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Did Responsive Design Kill the use of Photoshop for Web Design?

We still use Photoshop, and we definitely still create high-level visual design comps. However, we do it much later in the process now, and we only mock up key pages. Our workflow now looks like:

  1. Strategy, research, meetings, planning, etc. Until we know the business, we can't do any effective design. (Remember, this is design, not art.)
  2. We write a design brief to frame the design in the context of a business problem or objective.
  3. We write a 2-4 page content inventory and basic strategy that outlines the content we need from the client or that we need to create. Design does not proceed until we have this content.
  4. We create wireframes of key pages that show how the content will be used.
  5. Our strategy milestone is complete! Celebrate.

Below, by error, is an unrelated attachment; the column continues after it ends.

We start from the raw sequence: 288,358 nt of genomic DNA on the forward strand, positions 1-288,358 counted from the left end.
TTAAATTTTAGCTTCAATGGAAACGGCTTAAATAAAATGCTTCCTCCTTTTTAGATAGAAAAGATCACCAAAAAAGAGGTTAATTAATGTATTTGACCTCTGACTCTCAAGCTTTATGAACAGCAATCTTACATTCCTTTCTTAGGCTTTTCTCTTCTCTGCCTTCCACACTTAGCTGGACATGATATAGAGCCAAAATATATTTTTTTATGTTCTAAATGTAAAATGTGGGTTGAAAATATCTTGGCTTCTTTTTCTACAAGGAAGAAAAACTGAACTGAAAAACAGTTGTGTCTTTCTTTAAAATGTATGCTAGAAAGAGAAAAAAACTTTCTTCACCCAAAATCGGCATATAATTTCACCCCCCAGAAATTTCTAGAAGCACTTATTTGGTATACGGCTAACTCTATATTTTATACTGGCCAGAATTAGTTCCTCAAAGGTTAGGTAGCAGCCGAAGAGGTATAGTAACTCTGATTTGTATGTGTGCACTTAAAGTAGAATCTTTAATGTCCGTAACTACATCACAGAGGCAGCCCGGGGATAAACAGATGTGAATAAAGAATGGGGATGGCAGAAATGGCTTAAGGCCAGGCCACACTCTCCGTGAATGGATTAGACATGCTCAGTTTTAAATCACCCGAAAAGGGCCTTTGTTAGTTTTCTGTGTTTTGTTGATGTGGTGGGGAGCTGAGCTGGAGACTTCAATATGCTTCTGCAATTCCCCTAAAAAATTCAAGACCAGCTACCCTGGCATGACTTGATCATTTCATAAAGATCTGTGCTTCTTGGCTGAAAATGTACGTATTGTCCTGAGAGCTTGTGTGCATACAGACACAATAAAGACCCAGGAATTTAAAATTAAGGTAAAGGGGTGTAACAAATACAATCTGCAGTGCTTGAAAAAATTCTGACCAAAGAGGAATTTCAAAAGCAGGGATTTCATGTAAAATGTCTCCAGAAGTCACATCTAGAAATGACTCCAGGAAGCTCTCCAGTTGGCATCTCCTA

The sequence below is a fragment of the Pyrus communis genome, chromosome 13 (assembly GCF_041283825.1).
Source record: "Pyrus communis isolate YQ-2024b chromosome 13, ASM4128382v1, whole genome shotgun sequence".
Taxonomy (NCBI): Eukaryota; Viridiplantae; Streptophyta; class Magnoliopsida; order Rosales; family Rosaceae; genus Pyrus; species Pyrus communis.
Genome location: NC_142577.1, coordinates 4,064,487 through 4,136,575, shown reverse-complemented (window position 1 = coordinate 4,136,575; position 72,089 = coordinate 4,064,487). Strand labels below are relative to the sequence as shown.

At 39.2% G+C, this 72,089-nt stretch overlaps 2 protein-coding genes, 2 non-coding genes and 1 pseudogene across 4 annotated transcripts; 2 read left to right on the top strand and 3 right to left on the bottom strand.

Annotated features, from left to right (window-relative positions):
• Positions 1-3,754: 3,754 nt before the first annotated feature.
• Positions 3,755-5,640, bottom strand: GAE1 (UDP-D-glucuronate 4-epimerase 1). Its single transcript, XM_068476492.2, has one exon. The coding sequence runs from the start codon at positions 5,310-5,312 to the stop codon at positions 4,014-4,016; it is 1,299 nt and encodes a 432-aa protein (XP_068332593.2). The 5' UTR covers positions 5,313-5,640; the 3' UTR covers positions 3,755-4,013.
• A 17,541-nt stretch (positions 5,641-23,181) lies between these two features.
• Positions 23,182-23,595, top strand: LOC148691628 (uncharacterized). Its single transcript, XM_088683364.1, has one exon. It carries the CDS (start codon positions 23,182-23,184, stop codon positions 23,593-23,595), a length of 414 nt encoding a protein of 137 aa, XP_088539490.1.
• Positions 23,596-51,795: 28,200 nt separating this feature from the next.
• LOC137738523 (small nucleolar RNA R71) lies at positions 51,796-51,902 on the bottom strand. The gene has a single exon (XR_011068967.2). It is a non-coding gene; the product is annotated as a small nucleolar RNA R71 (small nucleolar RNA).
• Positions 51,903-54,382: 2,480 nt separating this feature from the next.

6. Design begins. We create and revise moodboards (or style tiles, whichever you prefer) to define the visual without confusing it with content.
  7. Once the moodboard is approved, we can then apply it to the wireframes to create the traditional visual comps of key pages that Photoshop was traditionally used for.
  8. After feedback, revisions, and approval, the design phase is complete, and we celebrate once again.
  9. Development begins!

Though it's worth nothing that prior to this, we may have created development prototypes to test concepts. For example, when working on the Crain's Top 40 under 40, we created a prototype of the sliding tile interface before we had content or design just to test the concept. This is especially helpful when working on short deadlines where revisions aren't an option.

Responsive design has in no way killed Photoshop, but it has changed workflows and certainly made us question our processes as an agency.